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Lasers Surg Med. 1994;15(2):191-9.

Effect of low-intensity argon laser irradiation on mitochondrial respiration.

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Department of Medical Engineering, National Defense Medical College, Saitama, Japan.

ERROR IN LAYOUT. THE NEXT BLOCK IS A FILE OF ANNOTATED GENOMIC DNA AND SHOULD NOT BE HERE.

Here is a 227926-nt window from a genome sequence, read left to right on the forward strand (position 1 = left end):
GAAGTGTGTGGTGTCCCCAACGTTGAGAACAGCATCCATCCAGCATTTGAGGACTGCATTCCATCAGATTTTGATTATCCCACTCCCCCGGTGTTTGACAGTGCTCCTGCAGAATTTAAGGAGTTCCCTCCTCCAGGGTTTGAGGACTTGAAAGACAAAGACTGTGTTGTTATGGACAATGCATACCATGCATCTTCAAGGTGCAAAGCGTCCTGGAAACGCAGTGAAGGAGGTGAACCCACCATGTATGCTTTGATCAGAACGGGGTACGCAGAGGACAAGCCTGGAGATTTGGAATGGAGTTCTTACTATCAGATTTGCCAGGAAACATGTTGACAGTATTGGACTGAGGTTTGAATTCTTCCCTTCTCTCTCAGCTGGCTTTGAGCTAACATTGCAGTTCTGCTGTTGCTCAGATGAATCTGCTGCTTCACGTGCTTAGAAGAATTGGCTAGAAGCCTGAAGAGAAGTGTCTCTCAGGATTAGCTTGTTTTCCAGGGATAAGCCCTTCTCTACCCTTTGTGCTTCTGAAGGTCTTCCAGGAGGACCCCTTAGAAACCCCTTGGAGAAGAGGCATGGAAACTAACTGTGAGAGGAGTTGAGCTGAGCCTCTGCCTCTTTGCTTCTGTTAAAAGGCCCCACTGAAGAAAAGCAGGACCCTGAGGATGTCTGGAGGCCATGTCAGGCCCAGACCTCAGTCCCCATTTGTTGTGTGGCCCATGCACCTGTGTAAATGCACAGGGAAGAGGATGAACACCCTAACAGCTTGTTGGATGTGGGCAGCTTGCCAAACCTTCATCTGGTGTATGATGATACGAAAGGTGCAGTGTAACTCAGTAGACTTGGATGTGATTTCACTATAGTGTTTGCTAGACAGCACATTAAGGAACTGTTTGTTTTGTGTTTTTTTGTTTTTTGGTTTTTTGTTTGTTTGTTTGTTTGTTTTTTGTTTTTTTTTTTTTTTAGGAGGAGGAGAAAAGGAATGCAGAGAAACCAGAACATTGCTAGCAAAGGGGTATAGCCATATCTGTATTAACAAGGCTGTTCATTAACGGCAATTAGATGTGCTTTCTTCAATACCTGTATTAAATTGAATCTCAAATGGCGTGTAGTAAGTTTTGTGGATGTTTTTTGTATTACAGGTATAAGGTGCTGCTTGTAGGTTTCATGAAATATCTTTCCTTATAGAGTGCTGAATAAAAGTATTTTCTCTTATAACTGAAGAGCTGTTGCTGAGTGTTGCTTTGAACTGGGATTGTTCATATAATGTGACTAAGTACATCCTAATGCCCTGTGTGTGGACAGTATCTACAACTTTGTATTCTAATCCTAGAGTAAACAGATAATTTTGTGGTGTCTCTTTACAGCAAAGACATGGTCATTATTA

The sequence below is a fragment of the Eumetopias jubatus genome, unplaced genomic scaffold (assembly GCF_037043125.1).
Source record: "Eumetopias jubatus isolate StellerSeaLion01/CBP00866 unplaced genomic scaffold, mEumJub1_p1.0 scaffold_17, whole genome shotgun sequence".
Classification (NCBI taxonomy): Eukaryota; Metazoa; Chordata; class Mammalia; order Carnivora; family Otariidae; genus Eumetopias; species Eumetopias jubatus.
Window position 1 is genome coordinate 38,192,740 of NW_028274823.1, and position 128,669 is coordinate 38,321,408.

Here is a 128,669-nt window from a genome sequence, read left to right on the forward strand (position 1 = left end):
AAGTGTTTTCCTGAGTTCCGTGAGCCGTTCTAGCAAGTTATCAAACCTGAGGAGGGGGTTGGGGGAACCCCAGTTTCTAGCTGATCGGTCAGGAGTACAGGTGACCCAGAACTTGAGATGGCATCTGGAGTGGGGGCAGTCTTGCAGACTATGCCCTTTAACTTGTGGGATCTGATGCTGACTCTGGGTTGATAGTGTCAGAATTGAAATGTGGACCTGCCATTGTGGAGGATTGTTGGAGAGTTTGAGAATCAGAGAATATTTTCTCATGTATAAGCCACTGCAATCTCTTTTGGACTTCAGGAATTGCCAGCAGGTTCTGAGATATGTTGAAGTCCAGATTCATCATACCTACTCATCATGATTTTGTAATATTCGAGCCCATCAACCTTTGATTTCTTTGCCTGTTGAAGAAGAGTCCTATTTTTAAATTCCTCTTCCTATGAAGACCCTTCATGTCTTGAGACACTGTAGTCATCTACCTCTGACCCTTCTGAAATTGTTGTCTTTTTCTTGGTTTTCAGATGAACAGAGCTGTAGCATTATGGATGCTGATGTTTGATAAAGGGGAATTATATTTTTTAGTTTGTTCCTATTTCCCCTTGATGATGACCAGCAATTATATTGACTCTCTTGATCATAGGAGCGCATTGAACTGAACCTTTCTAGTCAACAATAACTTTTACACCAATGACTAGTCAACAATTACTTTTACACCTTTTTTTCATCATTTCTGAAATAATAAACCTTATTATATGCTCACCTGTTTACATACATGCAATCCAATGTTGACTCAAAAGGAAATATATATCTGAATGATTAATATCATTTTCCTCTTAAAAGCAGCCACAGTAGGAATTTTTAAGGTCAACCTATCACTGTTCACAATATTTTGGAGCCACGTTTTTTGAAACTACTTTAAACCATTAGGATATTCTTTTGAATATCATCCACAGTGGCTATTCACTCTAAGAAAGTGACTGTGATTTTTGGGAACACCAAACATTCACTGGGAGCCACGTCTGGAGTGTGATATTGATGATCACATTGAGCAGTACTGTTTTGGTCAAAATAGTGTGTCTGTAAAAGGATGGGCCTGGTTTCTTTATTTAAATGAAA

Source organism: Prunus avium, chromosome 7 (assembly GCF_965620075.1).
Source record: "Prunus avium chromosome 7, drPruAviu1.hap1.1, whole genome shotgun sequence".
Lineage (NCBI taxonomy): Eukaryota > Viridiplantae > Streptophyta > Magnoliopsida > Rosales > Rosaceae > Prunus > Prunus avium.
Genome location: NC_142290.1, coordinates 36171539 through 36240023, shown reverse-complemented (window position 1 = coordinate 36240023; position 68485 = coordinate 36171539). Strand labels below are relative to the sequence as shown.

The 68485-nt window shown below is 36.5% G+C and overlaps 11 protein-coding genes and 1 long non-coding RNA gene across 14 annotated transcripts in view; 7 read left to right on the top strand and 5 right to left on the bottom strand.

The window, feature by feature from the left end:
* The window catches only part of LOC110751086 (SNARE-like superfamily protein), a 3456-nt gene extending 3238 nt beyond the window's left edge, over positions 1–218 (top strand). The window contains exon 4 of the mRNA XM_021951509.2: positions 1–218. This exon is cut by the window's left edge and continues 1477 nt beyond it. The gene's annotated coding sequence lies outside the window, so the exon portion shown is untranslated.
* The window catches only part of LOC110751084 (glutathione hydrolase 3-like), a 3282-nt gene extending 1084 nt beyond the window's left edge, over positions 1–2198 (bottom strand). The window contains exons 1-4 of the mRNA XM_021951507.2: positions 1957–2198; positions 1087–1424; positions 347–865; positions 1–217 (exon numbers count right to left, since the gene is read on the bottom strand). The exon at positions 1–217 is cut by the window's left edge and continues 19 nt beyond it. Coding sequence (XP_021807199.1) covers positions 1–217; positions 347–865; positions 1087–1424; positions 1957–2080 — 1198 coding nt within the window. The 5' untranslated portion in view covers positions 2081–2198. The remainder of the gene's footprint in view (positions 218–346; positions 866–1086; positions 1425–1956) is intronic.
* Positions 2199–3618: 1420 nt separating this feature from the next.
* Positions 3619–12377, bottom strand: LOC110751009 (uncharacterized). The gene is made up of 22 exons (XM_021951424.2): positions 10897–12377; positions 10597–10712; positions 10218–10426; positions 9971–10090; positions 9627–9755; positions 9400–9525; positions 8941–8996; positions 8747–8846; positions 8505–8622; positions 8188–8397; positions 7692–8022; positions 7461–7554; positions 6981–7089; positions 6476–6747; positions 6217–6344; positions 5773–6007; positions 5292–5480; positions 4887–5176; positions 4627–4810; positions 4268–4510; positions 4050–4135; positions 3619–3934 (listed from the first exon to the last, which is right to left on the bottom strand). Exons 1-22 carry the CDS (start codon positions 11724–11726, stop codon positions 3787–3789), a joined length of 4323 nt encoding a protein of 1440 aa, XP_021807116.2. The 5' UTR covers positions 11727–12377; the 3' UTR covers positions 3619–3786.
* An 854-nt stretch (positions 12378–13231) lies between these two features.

We studied influences of low-intensity argon laser irradiation at various wavelengths on mitochondrial respiration in vitro. Isolated guinea pig liver mitochondria were suspended in an isotonic buffer solution (pH 7.4, 37 degrees C). The mitochondrial suspension was introduced into a constant temperature reaction chamber in which an irradiation fiber, a thermocouple, an oxygen electrode, and a stirrer were installed. Under respiratory conditions of state 4, state 3, and uncoupled respiration, mitochondrial oxygen consumption was measured during low-intensity argon laser irradiations at 351nm, 458 nm, and 514.5 nm. The 351 nm and the 458 nm irradiations at 200 mW inhibited uncoupled respiration by 19% and 11%, respectively, and the irradiation at 351 nm inhibited state 3 respiration as well by 10%. In contrast, the 514.5 nm irradiation enhanced both state 3 and uncoupled respiration by 6-7%. Temperature reference experiments indicated that the thermal effect alone could not account for the effects of laser irradiation on mitochondrial oxygen consumption. These results suggest that the 351 nm and the 458 nm laser irradiation may injure the mitochondrial inner membrane, while the 514.5 nm laser irradiation may slightly promote the rate of ATP synthesis.

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